'Sniper' spins dramatic box office poison into gold
One more thing about "American Sniper" ...
Yes, it's been controversial. Is it pro-war, right wing propaganda? Does it glorify a professional murderer who shot people from hiding? Is it a true portrait of an American hero or the idealization of a monster? Are audiences driven to it because of its bloodshed or because they find the story of Chris Kyle inspiring?
One thing's for sure — audiences have been driven to it. It brought in over $107 million after expanding to screens across the nation on Rev. Martin Luther King Jr. weekend. As of this writing, it's expected to end up with a domestic box office of some $330 million, which would make it the second biggest R-rated movie of all time, behind "The Passion of the Christ" (which earned $370 million).
But here's something else that sets director Clint Eastwood's "American Sniper" apart — it's a reality-based drama. No space aliens.
No dwarves or giant robots. Nobody in spandex with a colorful cape and superpowers. Just human beings.
How rare is that?
Right now "American Sniper" ranks as the No. 5 domestic box office hit released in 2014, with $253 million earned as of mid-week.
The last time a reality-based drama even made the box office Top 10 was when "The Blind Side" made $255 million in 2009. Five years ago.
So Americans will watch dramas about war and football. That has to say something about ... something.
"American Sniper" also points out the huge disparity between what Hollywood honors and audiences value. Out of the top 20 box office films in 2014, only two were dramas — "Sniper" and the year's No. 18 movie, "Gone Girl." The rest were all fantasies or comedies.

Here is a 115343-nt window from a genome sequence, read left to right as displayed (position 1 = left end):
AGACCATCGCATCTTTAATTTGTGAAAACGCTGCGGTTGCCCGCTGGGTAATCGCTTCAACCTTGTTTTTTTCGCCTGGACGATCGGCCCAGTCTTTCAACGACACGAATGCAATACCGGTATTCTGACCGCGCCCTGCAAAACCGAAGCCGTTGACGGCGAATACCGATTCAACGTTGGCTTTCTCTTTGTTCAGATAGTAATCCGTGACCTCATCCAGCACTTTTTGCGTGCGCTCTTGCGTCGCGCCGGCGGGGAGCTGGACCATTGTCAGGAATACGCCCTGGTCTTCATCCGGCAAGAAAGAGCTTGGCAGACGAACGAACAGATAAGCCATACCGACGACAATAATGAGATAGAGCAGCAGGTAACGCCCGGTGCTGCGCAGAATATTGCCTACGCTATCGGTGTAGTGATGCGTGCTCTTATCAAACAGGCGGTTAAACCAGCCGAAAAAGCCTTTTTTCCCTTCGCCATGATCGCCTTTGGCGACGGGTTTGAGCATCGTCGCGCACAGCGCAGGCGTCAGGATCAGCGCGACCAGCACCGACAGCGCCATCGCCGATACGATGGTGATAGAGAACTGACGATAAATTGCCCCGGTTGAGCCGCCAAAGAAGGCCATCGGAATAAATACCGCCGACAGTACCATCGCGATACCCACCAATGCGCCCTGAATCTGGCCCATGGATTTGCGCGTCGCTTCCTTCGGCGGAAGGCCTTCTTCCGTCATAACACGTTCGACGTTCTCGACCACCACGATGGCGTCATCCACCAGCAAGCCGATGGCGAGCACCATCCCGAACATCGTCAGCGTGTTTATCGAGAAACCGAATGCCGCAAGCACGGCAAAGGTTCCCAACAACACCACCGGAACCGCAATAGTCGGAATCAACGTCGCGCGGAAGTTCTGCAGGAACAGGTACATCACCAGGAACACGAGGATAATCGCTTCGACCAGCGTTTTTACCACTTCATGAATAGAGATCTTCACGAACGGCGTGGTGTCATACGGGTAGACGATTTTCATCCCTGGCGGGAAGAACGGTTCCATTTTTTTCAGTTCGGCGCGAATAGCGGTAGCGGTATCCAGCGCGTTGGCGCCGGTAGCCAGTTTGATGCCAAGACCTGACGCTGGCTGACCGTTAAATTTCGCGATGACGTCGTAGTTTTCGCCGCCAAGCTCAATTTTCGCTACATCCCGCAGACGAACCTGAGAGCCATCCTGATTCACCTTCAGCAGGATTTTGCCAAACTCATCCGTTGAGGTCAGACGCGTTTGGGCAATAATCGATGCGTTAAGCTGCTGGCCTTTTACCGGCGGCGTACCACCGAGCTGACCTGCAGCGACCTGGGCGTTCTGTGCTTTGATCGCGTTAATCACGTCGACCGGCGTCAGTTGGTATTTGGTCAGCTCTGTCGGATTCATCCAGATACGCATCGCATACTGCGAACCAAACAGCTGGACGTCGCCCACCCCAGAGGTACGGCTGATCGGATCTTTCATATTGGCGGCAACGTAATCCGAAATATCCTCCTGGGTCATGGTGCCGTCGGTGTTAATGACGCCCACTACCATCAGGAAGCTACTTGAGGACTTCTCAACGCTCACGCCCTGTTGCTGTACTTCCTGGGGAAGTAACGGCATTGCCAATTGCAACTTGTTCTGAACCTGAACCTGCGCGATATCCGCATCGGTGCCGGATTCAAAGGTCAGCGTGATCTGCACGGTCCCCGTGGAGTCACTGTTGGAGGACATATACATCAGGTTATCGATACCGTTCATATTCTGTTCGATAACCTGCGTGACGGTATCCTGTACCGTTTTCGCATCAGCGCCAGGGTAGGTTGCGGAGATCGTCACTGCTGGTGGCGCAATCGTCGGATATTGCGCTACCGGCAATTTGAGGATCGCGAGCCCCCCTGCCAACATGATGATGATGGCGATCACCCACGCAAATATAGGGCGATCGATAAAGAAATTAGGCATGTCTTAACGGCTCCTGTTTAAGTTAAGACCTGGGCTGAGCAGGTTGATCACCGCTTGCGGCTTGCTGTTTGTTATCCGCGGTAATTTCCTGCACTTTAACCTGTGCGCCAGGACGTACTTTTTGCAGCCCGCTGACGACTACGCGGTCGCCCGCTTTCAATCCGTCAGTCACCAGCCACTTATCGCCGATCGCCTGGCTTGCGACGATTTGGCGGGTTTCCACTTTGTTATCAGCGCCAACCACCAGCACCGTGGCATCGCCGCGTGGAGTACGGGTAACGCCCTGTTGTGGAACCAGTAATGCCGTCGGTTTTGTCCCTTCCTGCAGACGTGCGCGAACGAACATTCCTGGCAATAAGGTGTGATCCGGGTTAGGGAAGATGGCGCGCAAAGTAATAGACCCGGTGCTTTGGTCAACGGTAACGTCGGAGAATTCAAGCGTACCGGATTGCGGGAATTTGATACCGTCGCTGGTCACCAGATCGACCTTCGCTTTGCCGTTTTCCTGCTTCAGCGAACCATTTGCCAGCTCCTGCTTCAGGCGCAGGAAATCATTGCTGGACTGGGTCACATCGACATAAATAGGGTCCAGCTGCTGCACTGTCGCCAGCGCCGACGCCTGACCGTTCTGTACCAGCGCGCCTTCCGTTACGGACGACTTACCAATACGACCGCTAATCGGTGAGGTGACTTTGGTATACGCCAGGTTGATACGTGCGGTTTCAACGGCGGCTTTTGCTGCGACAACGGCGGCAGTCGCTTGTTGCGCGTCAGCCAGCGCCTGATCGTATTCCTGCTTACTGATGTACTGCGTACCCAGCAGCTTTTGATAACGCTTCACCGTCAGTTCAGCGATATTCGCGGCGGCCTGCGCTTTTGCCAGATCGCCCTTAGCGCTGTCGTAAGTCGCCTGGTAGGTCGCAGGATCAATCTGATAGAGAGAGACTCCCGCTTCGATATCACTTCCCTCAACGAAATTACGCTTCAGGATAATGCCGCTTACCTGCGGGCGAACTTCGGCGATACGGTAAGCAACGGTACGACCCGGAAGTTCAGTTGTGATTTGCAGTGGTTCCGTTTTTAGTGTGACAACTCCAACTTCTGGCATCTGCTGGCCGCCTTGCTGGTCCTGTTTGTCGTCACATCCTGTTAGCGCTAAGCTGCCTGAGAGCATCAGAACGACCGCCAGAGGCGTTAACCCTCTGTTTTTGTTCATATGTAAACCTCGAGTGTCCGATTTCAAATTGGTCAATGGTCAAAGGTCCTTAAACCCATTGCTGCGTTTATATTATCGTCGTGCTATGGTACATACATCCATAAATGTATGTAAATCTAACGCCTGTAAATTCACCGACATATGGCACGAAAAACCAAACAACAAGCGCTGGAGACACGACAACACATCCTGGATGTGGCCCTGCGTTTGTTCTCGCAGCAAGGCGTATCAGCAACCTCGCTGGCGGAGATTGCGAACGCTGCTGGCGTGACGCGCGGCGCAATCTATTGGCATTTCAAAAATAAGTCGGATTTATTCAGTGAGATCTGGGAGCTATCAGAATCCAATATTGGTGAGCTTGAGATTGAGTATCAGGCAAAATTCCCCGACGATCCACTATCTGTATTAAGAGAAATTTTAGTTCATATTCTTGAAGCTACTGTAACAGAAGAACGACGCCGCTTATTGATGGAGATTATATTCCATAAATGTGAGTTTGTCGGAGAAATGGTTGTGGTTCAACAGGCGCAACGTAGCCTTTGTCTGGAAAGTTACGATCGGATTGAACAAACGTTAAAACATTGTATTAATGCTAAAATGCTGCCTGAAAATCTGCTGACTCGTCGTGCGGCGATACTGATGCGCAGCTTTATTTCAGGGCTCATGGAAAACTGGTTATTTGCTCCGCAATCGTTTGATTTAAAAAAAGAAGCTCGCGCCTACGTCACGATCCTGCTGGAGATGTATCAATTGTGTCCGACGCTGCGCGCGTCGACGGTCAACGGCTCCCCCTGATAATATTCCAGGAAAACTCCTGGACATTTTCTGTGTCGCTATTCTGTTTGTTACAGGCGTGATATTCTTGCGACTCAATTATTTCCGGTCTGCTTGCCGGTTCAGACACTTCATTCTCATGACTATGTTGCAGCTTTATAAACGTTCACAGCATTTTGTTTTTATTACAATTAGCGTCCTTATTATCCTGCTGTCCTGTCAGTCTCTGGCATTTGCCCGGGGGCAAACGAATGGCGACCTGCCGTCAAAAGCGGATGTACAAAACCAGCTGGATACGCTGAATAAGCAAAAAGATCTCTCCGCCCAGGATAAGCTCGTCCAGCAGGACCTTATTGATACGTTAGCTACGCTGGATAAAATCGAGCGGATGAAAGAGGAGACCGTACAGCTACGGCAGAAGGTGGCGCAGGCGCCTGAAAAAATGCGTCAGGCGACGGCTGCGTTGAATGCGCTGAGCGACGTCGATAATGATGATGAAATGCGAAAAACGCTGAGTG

In fact, 16 of the year's top 20 movies were fantasies. Yet out of eight nominees for this year's best picture Oscar, none are fantasies.
There is one comedy — "The Grand Budapest Hotel" — as well as a comic drama, "Birdman." But aside from "Sniper," the rest of the nominees are precisely the kinds of films Americans mostly ignore.
So no matter what you think about "American Sniper," realize this: It has, at the least, gotten Americans to face a bit of the real world. It has stimulated serious discussion and debate in a way neither "The Hunger Games: Mockingjay — Part 1" nor "Guardians of the Galaxy" — the top two films of 2014 — could.
The mix of controversy, popularity and tough competition likely means "Sniper" won't win the Oscar for best picture. But the film's ability to get a mass audience to sit through an adult drama about a subject — the Iraq War — that has previously been box office poison is still an accomplishment.
Now, Mr. Eastwood, could you please make a movie about climate change?